Paul Klee was not a terribly good student in school, and liked to draw in his school books.  But he was always a great reader, and loved art and music.  He was a very talented violinist, and he played violin in an orchestra until his art career got too busy for him to continue.  His parents had wanted him to become a musician, but he got more interested in visual art and by age 16 showed a great talent for drawing.  He went to art school in Switzerland, then went on to study art in Italy.  He had trouble using color, and felt like painting was too hard for him, so the first part of his art career he had more success with black and white drawings, etchings, and graphic illustrations.  He came to be known for his sense of humor, and his playful drawings and paintings. (Show Exhibit 2 and 4 pages.)  Paul Klee liked to do drawings and paintings of fanciful animals, and here are some of those works. 
Bird Garden

The Friendship

Fish Magic

Detail Pig


Aged Phoenix

In 1914 Klee visited North Africa and was very impressed by the bright light and colors there.  It was a real breakthrough for him as an artist, and he said, “Color has taken possession of me; no longer do I have to chase after it, I know that it has hold of me forever... Color and I are one. I am a painter.”  After that, Klee began to paint many works with colored rectangles in them, which art scholars compare to musical notes.  Klee combined his colored rectangles in harmonious ways, much as a composer creates harmony by arranging musical notes.  (Show Exhibit 3 page.)
May Picture
Red / Green Architecture

The vase, 1938 - Paul Klee
Die Vase, 1938

Insula Dulcamara, 1938
Paul Klee taught at the Bauhaus, a famous art and design school in Germany, for ten years. 
Today we will be making watercolor drawings of animals in the style of Paul Klee.

Templeton Elementary School Art Literacy Program

Paul Klee – Watercolor Drawings of Animals

Getting ready
The tools should be waiting on the Art Lit carts, in the storage closet of the Maker Space room.  You can either reserve the Maker Space room to use during your lesson, or you can take a cart to the classroom.  (If you take a cart to a classroom, you need to take an old drying rack with you too.)   Some supplies will need to be taken from the storage room and added to the cart.  These are the supplies you will need:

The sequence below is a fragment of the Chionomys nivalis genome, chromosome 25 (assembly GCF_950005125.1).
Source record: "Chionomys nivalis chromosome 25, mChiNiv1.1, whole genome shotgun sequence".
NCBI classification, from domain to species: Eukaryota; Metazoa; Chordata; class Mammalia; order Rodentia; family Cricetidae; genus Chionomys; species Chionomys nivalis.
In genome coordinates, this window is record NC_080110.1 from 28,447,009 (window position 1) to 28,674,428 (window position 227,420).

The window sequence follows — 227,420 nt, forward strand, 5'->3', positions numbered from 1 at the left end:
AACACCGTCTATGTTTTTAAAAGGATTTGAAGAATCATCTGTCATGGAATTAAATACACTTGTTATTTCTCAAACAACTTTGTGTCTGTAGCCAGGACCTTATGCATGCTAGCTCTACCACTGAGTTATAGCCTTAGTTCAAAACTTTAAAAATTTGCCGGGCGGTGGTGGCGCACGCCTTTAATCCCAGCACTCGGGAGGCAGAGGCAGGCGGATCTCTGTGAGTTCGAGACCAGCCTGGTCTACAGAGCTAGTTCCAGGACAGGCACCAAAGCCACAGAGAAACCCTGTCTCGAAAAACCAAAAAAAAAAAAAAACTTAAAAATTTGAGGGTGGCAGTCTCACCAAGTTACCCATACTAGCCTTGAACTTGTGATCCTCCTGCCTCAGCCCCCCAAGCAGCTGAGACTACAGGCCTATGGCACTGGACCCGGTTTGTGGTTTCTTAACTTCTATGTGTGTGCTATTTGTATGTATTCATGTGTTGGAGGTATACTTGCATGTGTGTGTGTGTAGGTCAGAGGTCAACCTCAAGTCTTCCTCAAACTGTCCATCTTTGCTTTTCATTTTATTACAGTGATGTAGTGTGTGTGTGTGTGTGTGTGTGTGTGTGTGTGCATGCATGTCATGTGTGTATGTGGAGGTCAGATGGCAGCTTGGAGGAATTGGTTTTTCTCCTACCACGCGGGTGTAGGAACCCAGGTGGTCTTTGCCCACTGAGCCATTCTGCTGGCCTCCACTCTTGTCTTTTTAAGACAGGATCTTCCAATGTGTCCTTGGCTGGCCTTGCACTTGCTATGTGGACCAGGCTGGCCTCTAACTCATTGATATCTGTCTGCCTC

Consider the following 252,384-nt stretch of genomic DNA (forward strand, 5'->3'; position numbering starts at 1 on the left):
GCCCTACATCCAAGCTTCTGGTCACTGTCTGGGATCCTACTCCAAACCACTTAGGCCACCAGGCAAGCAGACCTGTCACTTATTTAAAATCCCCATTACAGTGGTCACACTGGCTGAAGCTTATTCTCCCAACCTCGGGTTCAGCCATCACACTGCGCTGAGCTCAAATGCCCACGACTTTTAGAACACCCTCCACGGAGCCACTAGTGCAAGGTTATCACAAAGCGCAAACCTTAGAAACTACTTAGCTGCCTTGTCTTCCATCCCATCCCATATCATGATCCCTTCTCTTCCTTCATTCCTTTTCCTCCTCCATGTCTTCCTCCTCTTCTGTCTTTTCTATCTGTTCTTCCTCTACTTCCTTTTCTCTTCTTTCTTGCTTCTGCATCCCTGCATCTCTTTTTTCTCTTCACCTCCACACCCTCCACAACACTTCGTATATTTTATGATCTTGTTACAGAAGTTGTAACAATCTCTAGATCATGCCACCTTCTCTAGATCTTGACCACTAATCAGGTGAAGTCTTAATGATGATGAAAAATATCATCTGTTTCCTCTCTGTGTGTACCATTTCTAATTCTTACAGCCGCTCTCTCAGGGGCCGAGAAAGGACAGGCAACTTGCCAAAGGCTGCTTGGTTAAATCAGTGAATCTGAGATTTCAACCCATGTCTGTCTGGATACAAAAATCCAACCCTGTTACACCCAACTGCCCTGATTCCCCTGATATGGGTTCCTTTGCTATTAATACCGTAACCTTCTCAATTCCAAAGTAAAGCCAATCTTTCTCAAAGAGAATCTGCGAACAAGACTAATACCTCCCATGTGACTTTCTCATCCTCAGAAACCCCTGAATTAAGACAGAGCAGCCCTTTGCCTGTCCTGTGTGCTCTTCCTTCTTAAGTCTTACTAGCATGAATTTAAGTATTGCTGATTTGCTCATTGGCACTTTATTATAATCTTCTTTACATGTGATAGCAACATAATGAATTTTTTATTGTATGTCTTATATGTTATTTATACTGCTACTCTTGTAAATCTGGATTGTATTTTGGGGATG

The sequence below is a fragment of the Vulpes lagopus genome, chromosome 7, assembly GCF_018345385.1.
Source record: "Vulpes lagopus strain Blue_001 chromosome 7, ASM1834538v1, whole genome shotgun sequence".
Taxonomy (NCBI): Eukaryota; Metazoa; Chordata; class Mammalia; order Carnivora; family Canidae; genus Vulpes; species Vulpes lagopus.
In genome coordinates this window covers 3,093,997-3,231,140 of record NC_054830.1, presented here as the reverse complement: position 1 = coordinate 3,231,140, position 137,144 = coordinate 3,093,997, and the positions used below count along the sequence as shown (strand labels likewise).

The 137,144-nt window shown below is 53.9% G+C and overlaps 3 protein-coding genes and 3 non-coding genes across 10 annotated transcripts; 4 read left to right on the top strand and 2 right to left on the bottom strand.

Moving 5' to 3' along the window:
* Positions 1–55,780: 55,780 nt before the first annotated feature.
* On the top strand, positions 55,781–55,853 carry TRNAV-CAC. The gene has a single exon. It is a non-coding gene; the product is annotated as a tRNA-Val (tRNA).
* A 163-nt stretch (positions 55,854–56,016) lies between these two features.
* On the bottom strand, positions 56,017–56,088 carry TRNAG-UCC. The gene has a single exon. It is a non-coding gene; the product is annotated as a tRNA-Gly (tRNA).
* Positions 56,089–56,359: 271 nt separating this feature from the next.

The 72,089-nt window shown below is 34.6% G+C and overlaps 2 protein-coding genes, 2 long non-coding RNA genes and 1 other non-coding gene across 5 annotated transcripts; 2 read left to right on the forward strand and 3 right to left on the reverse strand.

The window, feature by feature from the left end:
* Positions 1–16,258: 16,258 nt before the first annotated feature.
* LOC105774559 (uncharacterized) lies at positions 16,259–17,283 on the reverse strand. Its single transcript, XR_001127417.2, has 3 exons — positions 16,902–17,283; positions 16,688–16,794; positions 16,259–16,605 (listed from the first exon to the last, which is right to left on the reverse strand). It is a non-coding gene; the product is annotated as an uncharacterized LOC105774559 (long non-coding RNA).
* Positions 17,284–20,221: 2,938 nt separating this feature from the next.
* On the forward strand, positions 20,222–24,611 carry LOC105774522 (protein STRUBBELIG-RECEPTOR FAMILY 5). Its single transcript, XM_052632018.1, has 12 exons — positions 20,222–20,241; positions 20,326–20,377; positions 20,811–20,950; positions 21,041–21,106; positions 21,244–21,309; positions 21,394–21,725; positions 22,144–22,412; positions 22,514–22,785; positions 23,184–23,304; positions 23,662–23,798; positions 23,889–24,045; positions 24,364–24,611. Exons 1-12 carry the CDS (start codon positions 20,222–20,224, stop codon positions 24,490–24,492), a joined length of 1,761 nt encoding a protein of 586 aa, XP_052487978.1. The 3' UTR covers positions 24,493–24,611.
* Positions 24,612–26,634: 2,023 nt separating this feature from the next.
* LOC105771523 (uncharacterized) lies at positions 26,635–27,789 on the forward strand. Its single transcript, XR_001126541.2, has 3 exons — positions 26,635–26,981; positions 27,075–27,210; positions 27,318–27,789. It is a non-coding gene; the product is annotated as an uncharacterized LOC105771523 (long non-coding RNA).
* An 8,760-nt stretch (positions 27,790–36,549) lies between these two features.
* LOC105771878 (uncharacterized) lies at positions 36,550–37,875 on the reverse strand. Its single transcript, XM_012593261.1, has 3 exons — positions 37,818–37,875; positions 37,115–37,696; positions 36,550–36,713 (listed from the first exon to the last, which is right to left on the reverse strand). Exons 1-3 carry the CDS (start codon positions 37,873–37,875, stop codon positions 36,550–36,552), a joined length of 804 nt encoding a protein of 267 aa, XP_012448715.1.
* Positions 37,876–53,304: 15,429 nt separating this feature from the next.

These should be on the cart:
Project folder
Black colored pencils
Paint brushes, Water jars, Plastic palettes
Liquid watercolor paints in squeeze bottles
Plastic placemats
Bucket with sponge for cleaning up spills
(If the squeeze bottles of watercolor get low, they can be refilled with the bottles of paint on the shelf that is to the left of the storage area door.  BUT THEY NEED TO BE DILUTED!  Use 4 parts water to each part watercolor paint.)

This will be on the third cart in the closet, for you to take for your class:
1 stack of watercolor paper (It’s good, expensive paper, so don’t waste it, and bring back leftovers.)

Give each kid a placemat, a black colored pencil, a sheet of watercolor paper, and a paintbrush.  Hand out paper towels from the classroom if possible, one per kid.  Fill jars with water and put them out for every 2-4 kids.  Whatever works.   Pre-fill the palettes with watercolor paint before the lesson, but don’t hand them out yet, unless you have older students who can handle it.  Don’t fill them too high or they’ll spill easily.  They can be shared by at least two kids.  If kids need more of a certain color while they are working, please give them more.

The Project
(Things you might want to say to the kids are in purple.)  Try to think of questions to ask the kids as you go along.   Present Paul Klee’s work to the kids, then show them the samples of our project.    Put Exhibits 2 and 4 on the overhead projector and leave them up for the kids to see as they work.
Today we are going to create drawings of animals with pencil and watercolor.  We are going to try to think about the style Paul Klee used to draw his animals.  He often used black outlines, then filled in his backgrounds and characters with color.
First thing to do – put your name and your teacher’s name on the back of your paper in pencil.
Before you start painting, think about what sort of animals you want to draw, and what the animals will be doing in the scene.  Where are they?  What is around them?   Start by drawing the picture with black pencil.  We’ll use paint to color and fill in areas after the drawing is done.  Once the paper is wet, the pencils won’t work very well, so try to do all the pencil before you start the painting. 
Remember to give your characters a background.  Paul Klee often used colored geometric shapes as his background.  Think about what you want to do. 
When kids are ready for paint, hand out the palettes of paint.  Supervise, clean up spills, and get more paint as needed.
Give the kids a 5-minute warning to finish up their pictures.

Afterwards / Clean up
Put paintings into a drying rack.  (If dry paintings are already there, empty the rack into a folder.)  Collect the pencils.  Collect the brushes and wash them.  Dump unused watercolor into the sink and rinse the palettes clean.  Rinse the water jars. Wipe tables and placemats with the sponge. 
Put any leftover watercolor paper in the box of paper to re-use on the third cart in the closet.

Thank you!   Laura Cox                                                                                                     January 2020